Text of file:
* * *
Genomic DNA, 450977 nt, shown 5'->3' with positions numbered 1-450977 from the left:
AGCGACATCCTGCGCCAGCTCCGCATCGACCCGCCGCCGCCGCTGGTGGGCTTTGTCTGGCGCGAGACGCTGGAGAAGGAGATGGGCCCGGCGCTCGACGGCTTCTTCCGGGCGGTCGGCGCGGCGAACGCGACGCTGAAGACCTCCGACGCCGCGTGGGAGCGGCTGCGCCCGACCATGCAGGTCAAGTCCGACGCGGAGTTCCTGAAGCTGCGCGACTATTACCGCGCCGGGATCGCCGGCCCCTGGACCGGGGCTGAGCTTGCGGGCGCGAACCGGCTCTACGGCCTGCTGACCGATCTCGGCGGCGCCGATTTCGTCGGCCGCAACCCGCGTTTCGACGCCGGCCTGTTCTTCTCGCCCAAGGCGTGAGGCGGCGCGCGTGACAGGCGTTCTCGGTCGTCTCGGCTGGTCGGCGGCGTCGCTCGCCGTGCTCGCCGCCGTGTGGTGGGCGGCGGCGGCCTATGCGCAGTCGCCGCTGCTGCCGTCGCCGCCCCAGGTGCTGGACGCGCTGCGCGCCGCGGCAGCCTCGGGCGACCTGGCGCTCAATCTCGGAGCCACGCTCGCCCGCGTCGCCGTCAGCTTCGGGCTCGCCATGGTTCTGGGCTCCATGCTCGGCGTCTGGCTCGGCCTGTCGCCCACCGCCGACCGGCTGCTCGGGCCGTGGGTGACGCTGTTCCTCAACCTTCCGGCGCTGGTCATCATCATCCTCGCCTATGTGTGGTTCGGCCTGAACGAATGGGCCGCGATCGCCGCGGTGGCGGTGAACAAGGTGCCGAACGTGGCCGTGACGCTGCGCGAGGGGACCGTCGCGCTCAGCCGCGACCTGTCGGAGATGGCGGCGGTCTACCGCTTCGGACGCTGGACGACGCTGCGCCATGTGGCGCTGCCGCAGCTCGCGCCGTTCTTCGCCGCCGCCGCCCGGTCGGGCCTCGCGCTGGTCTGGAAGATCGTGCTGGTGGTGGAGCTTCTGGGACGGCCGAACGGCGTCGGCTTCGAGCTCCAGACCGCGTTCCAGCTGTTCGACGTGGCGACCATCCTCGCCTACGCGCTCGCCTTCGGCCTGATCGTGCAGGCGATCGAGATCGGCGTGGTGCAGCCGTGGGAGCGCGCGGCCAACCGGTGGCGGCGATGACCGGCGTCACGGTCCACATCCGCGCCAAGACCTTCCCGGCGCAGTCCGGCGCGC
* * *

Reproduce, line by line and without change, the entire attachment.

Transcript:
Genomic DNA, 450977 nt, shown 5'->3' with positions numbered 1-450977 from the left:
AGCGACATCCTGCGCCAGCTCCGCATCGACCCGCCGCCGCCGCTGGTGGGCTTTGTCTGGCGCGAGACGCTGGAGAAGGAGATGGGCCCGGCGCTCGACGGCTTCTTCCGGGCGGTCGGCGCGGCGAACGCGACGCTGAAGACCTCCGACGCCGCGTGGGAGCGGCTGCGCCCGACCATGCAGGTCAAGTCCGACGCGGAGTTCCTGAAGCTGCGCGACTATTACCGCGCCGGGATCGCCGGCCCCTGGACCGGGGCTGAGCTTGCGGGCGCGAACCGGCTCTACGGCCTGCTGACCGATCTCGGCGGCGCCGATTTCGTCGGCCGCAACCCGCGTTTCGACGCCGGCCTGTTCTTCTCGCCCAAGGCGTGAGGCGGCGCGCGTGACAGGCGTTCTCGGTCGTCTCGGCTGGTCGGCGGCGTCGCTCGCCGTGCTCGCCGCCGTGTGGTGGGCGGCGGCGGCCTATGCGCAGTCGCCGCTGCTGCCGTCGCCGCCCCAGGTGCTGGACGCGCTGCGCGCCGCGGCAGCCTCGGGCGACCTGGCGCTCAATCTCGGAGCCACGCTCGCCCGCGTCGCCGTCAGCTTCGGGCTCGCCATGGTTCTGGGCTCCATGCTCGGCGTCTGGCTCGGCCTGTCGCCCACCGCCGACCGGCTGCTCGGGCCGTGGGTGACGCTGTTCCTCAACCTTCCGGCGCTGGTCATCATCATCCTCGCCTATGTGTGGTTCGGCCTGAACGAATGGGCCGCGATCGCCGCGGTGGCGGTGAACAAGGTGCCGAACGTGGCCGTGACGCTGCGCGAGGGGACCGTCGCGCTCAGCCGCGACCTGTCGGAGATGGCGGCGGTCTACCGCTTCGGACGCTGGACGACGCTGCGCCATGTGGCGCTGCCGCAGCTCGCGCCGTTCTTCGCCGCCGCCGCCCGGTCGGGCCTCGCGCTGGTCTGGAAGATCGTGCTGGTGGTGGAGCTTCTGGGACGGCCGAACGGCGTCGGCTTCGAGCTCCAGACCGCGTTCCAGCTGTTCGACGTGGCGACCATCCTCGCCTACGCGCTCGCCTTCGGCCTGATCGTGCAGGCGATCGAGATCGGCGTGGTGCAGCCGTGGGAGCGCGCGGCCAACCGGTGGCGGCGATGACCGGCGTCACGGTCCACATCCGCGCCAAGACCTTCCCGGCGCAGTCCGGCGCGC